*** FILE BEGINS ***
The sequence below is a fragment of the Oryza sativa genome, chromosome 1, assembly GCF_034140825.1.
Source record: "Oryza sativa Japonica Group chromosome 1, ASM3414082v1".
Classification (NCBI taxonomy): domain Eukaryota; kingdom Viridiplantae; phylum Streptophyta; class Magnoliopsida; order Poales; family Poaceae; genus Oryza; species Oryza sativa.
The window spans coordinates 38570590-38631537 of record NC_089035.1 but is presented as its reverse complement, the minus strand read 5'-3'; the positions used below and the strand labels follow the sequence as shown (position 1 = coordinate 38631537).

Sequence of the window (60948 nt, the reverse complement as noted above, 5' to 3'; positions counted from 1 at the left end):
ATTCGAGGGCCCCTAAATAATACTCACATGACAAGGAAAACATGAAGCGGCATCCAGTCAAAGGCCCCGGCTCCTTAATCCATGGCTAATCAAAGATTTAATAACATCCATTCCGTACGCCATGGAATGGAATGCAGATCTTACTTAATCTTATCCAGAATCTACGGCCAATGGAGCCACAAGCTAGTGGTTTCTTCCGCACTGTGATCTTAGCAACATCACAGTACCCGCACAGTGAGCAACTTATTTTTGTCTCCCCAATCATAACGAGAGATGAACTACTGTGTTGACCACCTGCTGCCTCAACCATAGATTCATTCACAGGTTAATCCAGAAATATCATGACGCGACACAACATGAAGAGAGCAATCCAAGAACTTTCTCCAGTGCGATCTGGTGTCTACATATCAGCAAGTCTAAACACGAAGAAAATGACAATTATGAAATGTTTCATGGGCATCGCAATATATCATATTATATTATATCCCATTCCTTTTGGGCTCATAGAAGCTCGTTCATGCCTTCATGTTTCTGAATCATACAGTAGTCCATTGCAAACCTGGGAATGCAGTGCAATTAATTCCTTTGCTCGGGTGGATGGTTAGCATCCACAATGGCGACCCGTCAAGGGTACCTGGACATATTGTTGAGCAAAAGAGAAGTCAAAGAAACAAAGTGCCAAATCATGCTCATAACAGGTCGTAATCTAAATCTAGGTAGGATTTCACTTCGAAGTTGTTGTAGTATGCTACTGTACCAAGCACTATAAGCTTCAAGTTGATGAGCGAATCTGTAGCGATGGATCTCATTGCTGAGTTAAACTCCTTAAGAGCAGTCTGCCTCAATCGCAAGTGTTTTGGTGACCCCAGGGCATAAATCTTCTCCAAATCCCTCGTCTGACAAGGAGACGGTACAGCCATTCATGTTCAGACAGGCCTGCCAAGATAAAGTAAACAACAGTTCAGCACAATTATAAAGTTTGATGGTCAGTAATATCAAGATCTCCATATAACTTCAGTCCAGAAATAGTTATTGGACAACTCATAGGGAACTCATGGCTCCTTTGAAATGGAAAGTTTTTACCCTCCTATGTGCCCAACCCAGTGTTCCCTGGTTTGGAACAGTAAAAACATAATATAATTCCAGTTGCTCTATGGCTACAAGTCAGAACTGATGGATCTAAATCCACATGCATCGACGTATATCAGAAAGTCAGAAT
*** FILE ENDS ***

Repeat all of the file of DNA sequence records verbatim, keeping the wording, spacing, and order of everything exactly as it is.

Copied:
The sequence below is a fragment of the Oryza sativa genome, chromosome 1, assembly GCF_034140825.1.
Source record: "Oryza sativa Japonica Group chromosome 1, ASM3414082v1".
Classification (NCBI taxonomy): domain Eukaryota; kingdom Viridiplantae; phylum Streptophyta; class Magnoliopsida; order Poales; family Poaceae; genus Oryza; species Oryza sativa.
The window spans coordinates 38570590-38631537 of record NC_089035.1 but is presented as its reverse complement, the minus strand read 5'-3'; the positions used below and the strand labels follow the sequence as shown (position 1 = coordinate 38631537).

Sequence of the window (60948 nt, the reverse complement as noted above, 5' to 3'; positions counted from 1 at the left end):
ATTCGAGGGCCCCTAAATAATACTCACATGACAAGGAAAACATGAAGCGGCATCCAGTCAAAGGCCCCGGCTCCTTAATCCATGGCTAATCAAAGATTTAATAACATCCATTCCGTACGCCATGGAATGGAATGCAGATCTTACTTAATCTTATCCAGAATCTACGGCCAATGGAGCCACAAGCTAGTGGTTTCTTCCGCACTGTGATCTTAGCAACATCACAGTACCCGCACAGTGAGCAACTTATTTTTGTCTCCCCAATCATAACGAGAGATGAACTACTGTGTTGACCACCTGCTGCCTCAACCATAGATTCATTCACAGGTTAATCCAGAAATATCATGACGCGACACAACATGAAGAGAGCAATCCAAGAACTTTCTCCAGTGCGATCTGGTGTCTACATATCAGCAAGTCTAAACACGAAGAAAATGACAATTATGAAATGTTTCATGGGCATCGCAATATATCATATTATATTATATCCCATTCCTTTTGGGCTCATAGAAGCTCGTTCATGCCTTCATGTTTCTGAATCATACAGTAGTCCATTGCAAACCTGGGAATGCAGTGCAATTAATTCCTTTGCTCGGGTGGATGGTTAGCATCCACAATGGCGACCCGTCAAGGGTACCTGGACATATTGTTGAGCAAAAGAGAAGTCAAAGAAACAAAGTGCCAAATCATGCTCATAACAGGTCGTAATCTAAATCTAGGTAGGATTTCACTTCGAAGTTGTTGTAGTATGCTACTGTACCAAGCACTATAAGCTTCAAGTTGATGAGCGAATCTGTAGCGATGGATCTCATTGCTGAGTTAAACTCCTTAAGAGCAGTCTGCCTCAATCGCAAGTGTTTTGGTGACCCCAGGGCATAAATCTTCTCCAAATCCCTCGTCTGACAAGGAGACGGTACAGCCATTCATGTTCAGACAGGCCTGCCAAGATAAAGTAAACAACAGTTCAGCACAATTATAAAGTTTGATGGTCAGTAATATCAAGATCTCCATATAACTTCAGTCCAGAAATAGTTATTGGACAACTCATAGGGAACTCATGGCTCCTTTGAAATGGAAAGTTTTTACCCTCCTATGTGCCCAACCCAGTGTTCCCTGGTTTGGAACAGTAAAAACATAATATAATTCCAGTTGCTCTATGGCTACAAGTCAGAACTGATGGATCTAAATCCACATGCATCGACGTATATCAGAAAGTCAGAAT